With such individuals setting the tone in society, it is more likely that ahistorical rationalism and romanticism will be avoided and that political life will be conducted as an attempt at creative renewal of America’s constitutional experience. In this way American constitutional history can become a living past that incorporates historical experiences of sound order in contemporary political life by deeply embedding them in imagination and consciousness. When change is necessary, leaders who possess the constitutional personality are equipped to build on the experiential foundation of the American past in a way that synthesizes old and new. Change can flow from continuity with previous generations of Americans who, in their particular circumstances, groped toward the continuation and further realization of civilized life. This is to argue for a brand of originalism that maintains fidelity to the Framers’ constitution by making their achievement not the end or culmination of the quest for a justly ordered political community but a fundamental part of an ongoing effort to promote the common good and an ethically centered life.
Power and Liberty
The relationship between political power and liberty is paradoxical. On the one hand, as John Jay states in Federalist 2: “[n]othing is more certain than the indispensable necessity of government; and it is equally undeniable, that whenever and however it is instituted, the people must cede to it some of their natural rights, in order to vest it with requisite powers.”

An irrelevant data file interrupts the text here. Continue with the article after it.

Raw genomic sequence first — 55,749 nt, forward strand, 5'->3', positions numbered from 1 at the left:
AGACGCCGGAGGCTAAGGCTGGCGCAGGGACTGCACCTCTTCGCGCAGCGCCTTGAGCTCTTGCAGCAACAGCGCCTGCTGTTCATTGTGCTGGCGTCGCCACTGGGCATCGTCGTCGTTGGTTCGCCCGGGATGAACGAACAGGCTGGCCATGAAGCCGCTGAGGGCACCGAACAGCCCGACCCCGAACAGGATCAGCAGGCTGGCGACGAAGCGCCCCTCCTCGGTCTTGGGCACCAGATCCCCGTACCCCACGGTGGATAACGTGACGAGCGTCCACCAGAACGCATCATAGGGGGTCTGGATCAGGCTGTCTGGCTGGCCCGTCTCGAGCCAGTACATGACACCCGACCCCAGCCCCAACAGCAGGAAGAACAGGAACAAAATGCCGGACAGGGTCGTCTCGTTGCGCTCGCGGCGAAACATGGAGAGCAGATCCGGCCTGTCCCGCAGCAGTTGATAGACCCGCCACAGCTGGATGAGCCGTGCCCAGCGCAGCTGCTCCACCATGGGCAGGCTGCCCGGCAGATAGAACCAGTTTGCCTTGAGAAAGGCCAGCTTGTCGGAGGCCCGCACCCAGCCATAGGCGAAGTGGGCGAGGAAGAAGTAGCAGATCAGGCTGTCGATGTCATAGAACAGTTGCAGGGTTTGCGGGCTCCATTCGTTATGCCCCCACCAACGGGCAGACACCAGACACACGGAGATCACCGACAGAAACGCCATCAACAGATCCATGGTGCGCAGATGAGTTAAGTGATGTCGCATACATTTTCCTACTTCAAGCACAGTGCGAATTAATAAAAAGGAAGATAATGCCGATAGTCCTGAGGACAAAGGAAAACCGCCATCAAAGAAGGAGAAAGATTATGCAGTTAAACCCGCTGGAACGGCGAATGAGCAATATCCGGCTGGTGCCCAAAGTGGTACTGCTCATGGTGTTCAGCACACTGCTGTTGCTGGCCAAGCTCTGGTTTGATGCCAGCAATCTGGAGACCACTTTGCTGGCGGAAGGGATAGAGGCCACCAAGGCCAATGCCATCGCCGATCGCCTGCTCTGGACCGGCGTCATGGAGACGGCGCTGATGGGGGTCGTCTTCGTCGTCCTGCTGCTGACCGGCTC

To avoid anarchy, some degree of liberty must be forfeited. On the other hand, government cannot be trusted in every instance to use power in accordance with justice and the common good. Lord Acton’s dictum that “power tends to corrupt, and absolute power corrupts absolutely” points to the danger of unbridled political power. In short, governments must have adequate power to govern but not so much power that tyranny results. This insight is not mathematical in nature; rather, it provides a sense of proportion, a general impression of what is prudent given human flaws and the seduction of power. It rests on a classical-liberal view of human nature and human society connected to the older classical and Christian view of the human condition. While Acton’s dictum supports limited government, it does not explicitly say why he finds government necessary, which is to check and restrain human will and appetite. Still, the need for government is implicit, for, if Acton is correct that human beings need to be limited and checked when they wield power, it follows that they must likewise be limited and checked when they exercise liberty. Human nature being a mix of higher and lower inclinations, power and liberty considered in the abstract are morally neutral. They acquire their moral or immoral quality from the type of human will that utilizes them in specific human actions. The quantity of power available to governments (something that written constitutions define) matters, as Acton suggests, but it matters less than the quality of character of those who exercise power (something that is influenced by the unwritten constitution). Tyrants rule tyrannically not simply because they have tremendous power and tend to expand it at every opportunity, but because they use the power at their disposal for purposes that are inconsistent with the proper ends of politics, such as justice, happiness, and virtue. In some circumstances (e.g., a dire national security crisis) it may be possible for a political ruler to exercise, temporarily, a degree of power that exceeds the limits set by the constitution, and may even come close to unlimited power, without using that power tyrannically. As a general rule, however, it makes sense to limit and check the power of government because even in the case of dire emergencies it is difficult to imagine power that is nearly absolute being exercised in accordance with justice. Acton’s statement about power is followed by the comment that “Great men are almost always bad men.” This may push the point too far, but it is generally consistent with Madison’s view expressed in Federalist 47 that concentrated power is the very definition of tyranny. Madison’s skepticism regarding concentrated power is qualified somewhat as well as justified, in part, by his statement in Federalist 10 that “Enlightened statesmen will not always be at the helm.”